NY Times – by Kate Taylor
A dispute over who should lead an elementary school that serves almost exclusively Native American children has been resolved, just in time for the start of classes next week.
The dispute centered on who would become the new principal of the Onondaga Nation School, which sits on the Onondaga Nation, just south of Syracuse. Parents and Onondaga leaders wanted a nation member who was a teacher at the school to become principal. The local school board, which operates the school under a contract with the state, and has no Onondaga representatives, said that she did not have the proper certification and experience to be principal. The board instead chose a white man, an assistant principal in a nearby district and a colonel in the Army Reserve, but he ultimately turned the job down.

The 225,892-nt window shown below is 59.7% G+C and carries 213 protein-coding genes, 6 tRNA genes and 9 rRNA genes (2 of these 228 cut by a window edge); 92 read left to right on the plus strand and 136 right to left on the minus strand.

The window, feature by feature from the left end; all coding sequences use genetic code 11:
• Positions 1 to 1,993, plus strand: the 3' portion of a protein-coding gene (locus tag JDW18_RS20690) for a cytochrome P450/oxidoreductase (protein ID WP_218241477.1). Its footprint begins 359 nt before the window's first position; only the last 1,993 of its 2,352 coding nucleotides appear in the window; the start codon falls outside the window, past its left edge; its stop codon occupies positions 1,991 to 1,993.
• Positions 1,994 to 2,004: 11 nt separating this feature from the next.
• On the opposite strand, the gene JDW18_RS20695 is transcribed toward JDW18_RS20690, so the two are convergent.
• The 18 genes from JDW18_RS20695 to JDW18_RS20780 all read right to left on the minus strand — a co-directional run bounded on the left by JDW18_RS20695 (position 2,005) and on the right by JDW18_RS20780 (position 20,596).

Most of the parents kept their children out of school for the last two weeks of classes in June to protest what they said was the board’s failure to listen to their request.
Last week, the two sides reached an agreement. The board appointed an interim principal, while elevating the teacher, Simone Thornton, to the newly created role of dean of students. Jeremy Belfield, the superintendent of the LaFayette Central School District, said that the goal was for Ms. Thornton to gain administrative experience so that she could potentially take over as principal, once she gains the necessary certification.